Written Worlds -- My blog
Christopher is offline   Reply With Quote
Old November 22 2014, 06:36 PM   #147
BrentMc
Lieutenant Commander
 
BrentMc's Avatar
 
Location: California U.S.A.
Re: Writing questions

Thank you for the replies. They are very helpful!
BrentMc is offline   Reply With Quote
Old December 19 2014, 12:20 AM   #148
Overgeeked
Commander
 
Overgeeked's Avatar
 
Location: Has Anyone Seen This Dick-Head?
Re: Writing questions

BrentMc wrote: View Post
I think it's funny how many sites there are that have Star Trek fan fiction, but when I look for tips on writing Star Trek I just don't find much. I have read the advice written by Dean Wesley Smith for people who wanted to enter Strange New Worlds back in the day, but I just can't find much else. Do you think I should start a thread under fan-fiction and make a place to post anything I find? Would any of the authors here like to contribute advice? Does anyone remember a Star Trek book or magazine that had advice for writing Star Trek?
You've mentioned this bit by DWS before. Any chance of a link to it?

Thrawn wrote: View Post
Greg Cox wrote: View Post
This applies to expository material in general. Even if the primary purpose of a scene is to move the plot from Point A to B, or introduce a bit of information that will turn out to be Very Important further down the road, you want the scene to be interesting in its own right.
My favorite example of this is Peter F. Hamilton, who will often take 100 pages to get around to the first major plot event, but those first 100 pages are always totally fascinating in the mean time. Pandora's Star starts by introducing a couple important characters more than 100 years before the rest of the novel, the kind of prologue you could in theory cut, but that first chapter is a hilarious and completely unexpected little story on its own.
And I'm basically the opposite. Despite being an utter SF nerd, I haven't been able to get past that first section in a single one of Hamilton's books. It's kind of disappointing to know that the editor could/should have cut that bit out entirely and the rest of the story would have lost exactly nothing important. I'd much rather read a novel that actually starts in the first dozen or so pages rather than dawdle for 100 some pages, to say nothing of all that being essentially irrelevant to the rest of the book.
__________________
"Certainly it constitutes bad news if the people who agree with you are buggier than batshit." —Philip K. Dick
Overgeeked is offline   Reply With Quote
Old December 19 2014, 01:28 AM   #149
Thrawn
Rear Admiral
 
Thrawn's Avatar
 
Location: Washington, DC
Re: Writing questions

It doesn't lose "nothing important", though, that was my point. There's a lot there. If you don't dig his style, fair enough, but if you ever do manage to get to the end of (say) Pandora's Star and Judas Unchained, you will absolutely agree with me that every detail of the beginning came back into play eventually. In particular, there's a loooooong (like 40 pages) and apparently irrelevant sequence in like chapter 4 of the first book that seems totally out of place, but that entire sequence ends up quite unexpectedly recurring and forming a major part of the climax of the novel. He plays a long game, but he doesn't waste words. You may not have that much patience, but you're not reading unnecessary fluff.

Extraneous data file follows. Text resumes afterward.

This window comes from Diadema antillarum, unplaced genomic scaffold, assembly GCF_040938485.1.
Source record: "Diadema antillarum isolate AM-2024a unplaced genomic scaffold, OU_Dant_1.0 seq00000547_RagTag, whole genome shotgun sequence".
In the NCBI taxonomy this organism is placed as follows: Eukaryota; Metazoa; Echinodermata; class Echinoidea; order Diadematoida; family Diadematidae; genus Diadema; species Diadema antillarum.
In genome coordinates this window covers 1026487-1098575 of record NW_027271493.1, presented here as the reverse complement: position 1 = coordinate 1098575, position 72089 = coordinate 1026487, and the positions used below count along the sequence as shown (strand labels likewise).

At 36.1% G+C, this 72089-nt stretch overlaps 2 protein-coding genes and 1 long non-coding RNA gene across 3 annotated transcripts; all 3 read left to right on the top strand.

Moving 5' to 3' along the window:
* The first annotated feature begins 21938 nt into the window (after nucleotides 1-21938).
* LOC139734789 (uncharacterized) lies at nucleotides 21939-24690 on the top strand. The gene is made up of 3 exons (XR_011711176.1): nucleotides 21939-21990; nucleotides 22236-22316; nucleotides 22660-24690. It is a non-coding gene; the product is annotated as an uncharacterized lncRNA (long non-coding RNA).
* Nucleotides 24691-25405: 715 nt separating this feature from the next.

__________________
The Almighty Star Trek Lit-Verse Reading Order Flowchart - be confused no longer about what to read next, or what to read first.
Thrawn is offline   Reply With Quote
Old December 19 2014, 09:58 PM   #150
Overgeeked
Commander
 
Overgeeked's Avatar
 
Location: Has Anyone Seen This Dick-Head?
Re: Writing questions

Here's a few questions for the writers, if they're still around and willing to answer a few technical questions.

Having read through the thread and seen some bits and pieces related to outlining and structure mentioned, I was hoping some of the writers would be willing to go into more depth or respond to some specific question about those topics.

I've seen a lot about scene and sequel writing, outlining with 60 scenes in mind for novels, and using the teaser-four acts-tag structure common in TV writing for writing novels.

Are these techniques common to professional writers, either yourselves or other writers you've talked to, or is this stuff coming out of the "make stuff up and sell to wannabe writers" industry?

If you do use any of these techniques, could you maybe talk about the how's and why's of them working for you?
__________________
"Certainly it constitutes bad news if the people who agree with you are buggier than batshit." —Philip K. Dick
Overgeeked is offline   Reply With Quote
Reply

Bookmarks

Thread Tools

Posting Rules
You may not post new threads
You may not post replies
You may not post attachments
You may not edit your posts

BB code is On
Smilies are On
[IMG] code is On
HTML code is Off

Forum Jump



All times are GMT +1. The time now is 02:33 PM.

Powered by vBulletin® Version 3.8.6
Copyright ©2000 - 2014, Jelsoft Enterprises Ltd.
FireFox 2+ or Internet Explorer 7+ highly recommended.